Tag Archives: programming

Community Survey Results

16 Mar

We created a community survey using Survey Monkey and also had it available on paper for people who stopped in the library and were willing to fill it out. After about six weeks, we gathered 333 responses, about 1/3 of which were gathered online, while the majority were gathered on paper. We also made the survey available at the Community Center and Senior Center in the hopes of getting more people to fill it out.

The results are in and it’s so interesting what people know and don’t know about our library. Many people are unfamiliar with our online resources, many people don’t know our hours or that our book drop is available 24/7 (even when the library is open) and there are always requests for more – more materials, more programs, more space.

Overall, I’d say that most of the people who filled out our survey are happy with the services we provide, but I’d be remiss if I didn’t mention that we have things to work on as well.  The first being customer service, one interaction is all people need to form an opinion about an organization and sometimes that opinion isn’t always positive.  I’m hoping that through our customer service training that we just covered last month, this will begin to improve. I also hope that by working at the desks along side my staff, I can see for myself what’s happening as well as set an example of what we should be doing.

The question becomes, why don’t people know about (insert resources, programs, materials here)? What can we do to better promote ourselves in the community. We are continuing to work towards a number of goals this year and I’m beginning to line up some ideas for next year as well – projects that take time and funding. I’d like to begin promoting ourselves better, something I’ve known for a long time and something that we are continuing to work towards as we create our strategic plan and new website design.

Finally, I keep reminding myself that we can’t change everything we do and we can’t make everyone happy, but we can continue to listen to our community and provide resources and programs that our community wants and needs.

Partnering with Parks & Recreation

12 Jan

71cb890892149fa66a4512232e657367.jpgI had a meeting with our township’s Parks & Recreation department recently and it was so wonderful that it didn’t end up like an episode of the NBC show Parks & Recreation, rather we’re planning for ways to partner with each other while also not stepping on each other’s toes. Our community has a brand new community center which is a HUGE draw for our residents and our Parks & Rec department is not only running the center but also moved their office to the building as well, so we’re all adjusting as programming has changed, spaces have changed and learning how we can partner together.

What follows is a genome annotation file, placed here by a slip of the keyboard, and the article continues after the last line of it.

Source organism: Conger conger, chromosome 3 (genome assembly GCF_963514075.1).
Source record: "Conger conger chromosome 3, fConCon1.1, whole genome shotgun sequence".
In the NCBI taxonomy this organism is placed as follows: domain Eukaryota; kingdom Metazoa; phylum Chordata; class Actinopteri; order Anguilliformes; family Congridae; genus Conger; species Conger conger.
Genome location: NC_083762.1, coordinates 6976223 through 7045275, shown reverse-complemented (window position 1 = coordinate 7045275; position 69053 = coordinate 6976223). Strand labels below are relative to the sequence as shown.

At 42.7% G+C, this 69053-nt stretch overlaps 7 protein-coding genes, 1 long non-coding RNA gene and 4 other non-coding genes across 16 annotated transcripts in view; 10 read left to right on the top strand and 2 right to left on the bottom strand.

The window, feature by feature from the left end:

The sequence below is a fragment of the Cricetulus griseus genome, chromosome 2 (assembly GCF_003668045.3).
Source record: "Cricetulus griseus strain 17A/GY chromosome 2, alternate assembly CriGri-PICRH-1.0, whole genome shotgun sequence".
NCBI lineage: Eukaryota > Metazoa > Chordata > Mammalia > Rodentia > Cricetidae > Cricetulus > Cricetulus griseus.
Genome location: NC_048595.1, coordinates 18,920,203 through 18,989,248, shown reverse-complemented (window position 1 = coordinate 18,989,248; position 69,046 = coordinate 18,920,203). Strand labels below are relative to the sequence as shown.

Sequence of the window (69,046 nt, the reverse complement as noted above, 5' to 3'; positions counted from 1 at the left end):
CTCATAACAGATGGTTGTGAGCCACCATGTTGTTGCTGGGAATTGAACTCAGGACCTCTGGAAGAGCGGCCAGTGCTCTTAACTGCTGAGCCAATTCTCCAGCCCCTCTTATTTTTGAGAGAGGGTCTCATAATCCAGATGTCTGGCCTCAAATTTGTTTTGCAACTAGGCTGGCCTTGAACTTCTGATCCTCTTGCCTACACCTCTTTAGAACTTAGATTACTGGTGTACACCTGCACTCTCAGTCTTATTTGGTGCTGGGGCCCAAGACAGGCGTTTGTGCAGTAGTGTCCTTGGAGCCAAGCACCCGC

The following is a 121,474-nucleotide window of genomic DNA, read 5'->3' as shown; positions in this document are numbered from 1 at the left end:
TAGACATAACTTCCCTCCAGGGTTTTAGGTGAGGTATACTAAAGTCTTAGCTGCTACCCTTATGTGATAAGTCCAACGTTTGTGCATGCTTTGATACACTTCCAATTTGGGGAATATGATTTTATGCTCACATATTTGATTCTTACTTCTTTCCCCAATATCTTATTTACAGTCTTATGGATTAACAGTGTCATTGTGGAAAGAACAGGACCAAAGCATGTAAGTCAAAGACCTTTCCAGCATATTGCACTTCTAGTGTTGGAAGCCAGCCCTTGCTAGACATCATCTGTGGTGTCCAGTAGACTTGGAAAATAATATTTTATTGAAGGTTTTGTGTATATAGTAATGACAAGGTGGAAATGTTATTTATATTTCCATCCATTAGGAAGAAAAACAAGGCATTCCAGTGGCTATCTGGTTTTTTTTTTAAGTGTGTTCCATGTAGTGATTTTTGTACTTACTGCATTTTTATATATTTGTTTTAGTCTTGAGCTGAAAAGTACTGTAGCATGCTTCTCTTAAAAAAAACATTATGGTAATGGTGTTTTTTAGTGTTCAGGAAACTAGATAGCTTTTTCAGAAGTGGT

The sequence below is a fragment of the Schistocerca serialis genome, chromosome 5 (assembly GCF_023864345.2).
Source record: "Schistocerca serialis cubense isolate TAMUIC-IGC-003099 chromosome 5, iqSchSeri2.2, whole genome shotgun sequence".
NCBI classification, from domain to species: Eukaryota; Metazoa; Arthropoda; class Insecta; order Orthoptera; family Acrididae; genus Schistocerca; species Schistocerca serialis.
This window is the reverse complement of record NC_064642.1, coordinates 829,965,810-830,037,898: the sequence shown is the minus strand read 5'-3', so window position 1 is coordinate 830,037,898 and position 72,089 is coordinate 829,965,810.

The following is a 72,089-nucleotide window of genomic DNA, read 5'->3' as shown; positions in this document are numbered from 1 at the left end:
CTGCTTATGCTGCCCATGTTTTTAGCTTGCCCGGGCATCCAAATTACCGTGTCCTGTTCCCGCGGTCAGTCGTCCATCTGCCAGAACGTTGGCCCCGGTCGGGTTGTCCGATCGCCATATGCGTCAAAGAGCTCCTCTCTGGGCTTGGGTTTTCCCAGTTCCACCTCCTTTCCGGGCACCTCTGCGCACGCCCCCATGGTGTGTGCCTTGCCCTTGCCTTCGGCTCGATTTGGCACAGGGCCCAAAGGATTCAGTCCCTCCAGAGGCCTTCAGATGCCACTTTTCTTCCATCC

While our Board of Supervisors is looking for us to partner together, we are both trying to figure out ways to do so, while not undercutting the funds the community center needs to run and at the same time, not charging library patrons for programs. Needless to say, we’ve gotten really creative about how we partner. We offering a fitness class once a month to promote the community center programs, while also promoting healthy living and health literacy from the library perspective. The Parks & Rec staff have given us a certain number of spaces for our patrons to experience these classes for free.

We’re also offering a library card drive next month – which is super simple! Library card applications and a staff member at the community center for a few hours to promote library programs.

We’re also putting together a joint grant application for a Healthy Living series of programs over the course of the year. Four programs, one for each season – Swim-Up Storytime at the Community Center pool with fun music and craft for the summer, Soups & Stews for healthy eating in the fall, an essential oils program in the winter and a container gardening program for the spring. We’re hoping that by off-setting the cost through a grant, we won’t have to worry about charging residents for the program and the Community Center/Parks & Rec department will be compensated for the use of the space and for any instructors we need to hire for the programs.

Programming for Millennials

11 Jan

milI’ve been thinking about how to entice millennials to use our library more for over a year now. And now, I feel like I’m finally in a place to start planning some programs to attract this generation into the library. Being a millennial myself, I know how much millennials hate being called “millennials.” But at the same time, we lose most of this group from about 16 to when they become parents themselves. So how do we get a group of people to use the library who haven’t been in a public library for a good 10-15 years?

The first order of business is to figure out how to promote these programs to an adult audience so that it doesn’t become a program for seniors (which is our typical audience for adult programs). It’s my goal that as we provide more and more programming for this age group, it will become a group of people who know what the library can offer them and bring their friends along too!